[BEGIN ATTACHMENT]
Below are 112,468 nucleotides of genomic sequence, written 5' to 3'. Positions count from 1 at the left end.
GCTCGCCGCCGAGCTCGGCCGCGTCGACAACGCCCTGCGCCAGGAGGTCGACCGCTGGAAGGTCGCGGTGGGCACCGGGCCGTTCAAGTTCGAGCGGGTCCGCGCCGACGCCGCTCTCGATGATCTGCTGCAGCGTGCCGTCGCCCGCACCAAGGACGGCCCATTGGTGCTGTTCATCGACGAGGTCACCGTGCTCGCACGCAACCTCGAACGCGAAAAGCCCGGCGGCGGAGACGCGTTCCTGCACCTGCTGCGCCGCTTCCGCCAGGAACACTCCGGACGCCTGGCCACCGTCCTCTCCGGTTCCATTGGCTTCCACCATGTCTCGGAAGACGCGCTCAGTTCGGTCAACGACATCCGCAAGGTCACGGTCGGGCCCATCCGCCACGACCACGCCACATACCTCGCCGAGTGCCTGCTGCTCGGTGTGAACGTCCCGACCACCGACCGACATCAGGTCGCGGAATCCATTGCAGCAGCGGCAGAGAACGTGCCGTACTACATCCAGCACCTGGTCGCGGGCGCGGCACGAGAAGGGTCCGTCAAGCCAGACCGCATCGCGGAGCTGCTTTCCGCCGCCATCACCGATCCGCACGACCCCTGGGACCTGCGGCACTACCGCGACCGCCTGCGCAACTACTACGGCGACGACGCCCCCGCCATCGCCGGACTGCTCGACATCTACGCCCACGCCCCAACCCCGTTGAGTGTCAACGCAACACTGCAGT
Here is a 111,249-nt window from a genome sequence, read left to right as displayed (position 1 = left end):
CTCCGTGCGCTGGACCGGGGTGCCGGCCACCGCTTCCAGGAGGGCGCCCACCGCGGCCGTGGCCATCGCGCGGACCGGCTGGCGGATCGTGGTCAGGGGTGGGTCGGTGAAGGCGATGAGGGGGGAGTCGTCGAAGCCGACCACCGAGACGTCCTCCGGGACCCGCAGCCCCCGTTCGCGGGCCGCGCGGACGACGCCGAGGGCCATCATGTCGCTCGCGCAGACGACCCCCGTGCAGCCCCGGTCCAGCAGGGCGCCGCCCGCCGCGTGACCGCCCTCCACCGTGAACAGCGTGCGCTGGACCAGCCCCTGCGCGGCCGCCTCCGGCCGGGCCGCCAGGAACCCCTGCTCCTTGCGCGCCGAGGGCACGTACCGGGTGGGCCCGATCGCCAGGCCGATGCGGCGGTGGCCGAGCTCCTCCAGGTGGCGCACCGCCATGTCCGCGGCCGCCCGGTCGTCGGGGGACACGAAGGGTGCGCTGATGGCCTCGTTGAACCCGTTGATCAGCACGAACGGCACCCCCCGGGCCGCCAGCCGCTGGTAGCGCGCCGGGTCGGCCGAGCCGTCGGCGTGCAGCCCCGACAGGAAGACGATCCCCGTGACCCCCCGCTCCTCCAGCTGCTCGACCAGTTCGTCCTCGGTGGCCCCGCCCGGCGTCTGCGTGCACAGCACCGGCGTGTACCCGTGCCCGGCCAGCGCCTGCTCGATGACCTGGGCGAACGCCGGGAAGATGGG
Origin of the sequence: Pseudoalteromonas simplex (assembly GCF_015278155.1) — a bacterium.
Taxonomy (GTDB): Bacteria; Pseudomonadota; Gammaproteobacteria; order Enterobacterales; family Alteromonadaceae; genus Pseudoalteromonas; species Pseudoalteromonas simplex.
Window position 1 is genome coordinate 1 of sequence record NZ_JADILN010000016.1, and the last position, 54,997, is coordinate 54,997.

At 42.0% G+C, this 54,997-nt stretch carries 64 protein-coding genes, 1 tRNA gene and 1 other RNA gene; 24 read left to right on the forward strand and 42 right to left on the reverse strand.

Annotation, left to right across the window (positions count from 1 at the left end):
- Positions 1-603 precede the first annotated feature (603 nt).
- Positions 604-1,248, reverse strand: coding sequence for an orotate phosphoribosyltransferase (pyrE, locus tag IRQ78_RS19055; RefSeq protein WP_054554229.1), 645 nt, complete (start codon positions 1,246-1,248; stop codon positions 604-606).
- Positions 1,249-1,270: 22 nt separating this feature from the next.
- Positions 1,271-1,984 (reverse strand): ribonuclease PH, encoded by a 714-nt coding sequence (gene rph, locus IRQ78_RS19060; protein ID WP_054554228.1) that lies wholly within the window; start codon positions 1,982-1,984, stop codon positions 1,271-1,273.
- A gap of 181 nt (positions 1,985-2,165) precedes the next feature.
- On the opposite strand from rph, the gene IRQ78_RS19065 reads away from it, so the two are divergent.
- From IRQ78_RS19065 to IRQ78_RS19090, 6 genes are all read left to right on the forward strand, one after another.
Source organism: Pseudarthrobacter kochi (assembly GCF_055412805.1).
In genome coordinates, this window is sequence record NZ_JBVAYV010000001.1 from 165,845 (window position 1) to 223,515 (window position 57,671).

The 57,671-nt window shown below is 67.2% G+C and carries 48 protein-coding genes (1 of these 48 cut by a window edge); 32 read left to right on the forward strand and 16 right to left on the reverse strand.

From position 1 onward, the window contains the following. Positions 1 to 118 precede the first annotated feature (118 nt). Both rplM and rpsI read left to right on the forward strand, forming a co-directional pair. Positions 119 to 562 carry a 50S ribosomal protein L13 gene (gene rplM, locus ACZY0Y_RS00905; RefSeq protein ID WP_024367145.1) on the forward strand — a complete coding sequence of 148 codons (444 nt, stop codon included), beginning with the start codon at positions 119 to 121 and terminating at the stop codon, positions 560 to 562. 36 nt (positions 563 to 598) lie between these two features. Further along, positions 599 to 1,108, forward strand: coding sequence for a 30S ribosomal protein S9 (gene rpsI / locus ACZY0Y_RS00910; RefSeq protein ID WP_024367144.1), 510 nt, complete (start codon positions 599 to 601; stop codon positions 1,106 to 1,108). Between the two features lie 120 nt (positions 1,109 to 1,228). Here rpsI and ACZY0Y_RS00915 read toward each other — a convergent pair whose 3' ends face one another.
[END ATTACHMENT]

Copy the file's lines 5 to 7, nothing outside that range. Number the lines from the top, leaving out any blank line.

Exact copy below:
Origin of the sequence: Pseudoalteromonas simplex (assembly GCF_015278155.1) — a bacterium.
Taxonomy (GTDB): Bacteria; Pseudomonadota; Gammaproteobacteria; order Enterobacterales; family Alteromonadaceae; genus Pseudoalteromonas; species Pseudoalteromonas simplex.
Window position 1 is genome coordinate 1 of sequence record NZ_JADILN010000016.1, and the last position, 54,997, is coordinate 54,997.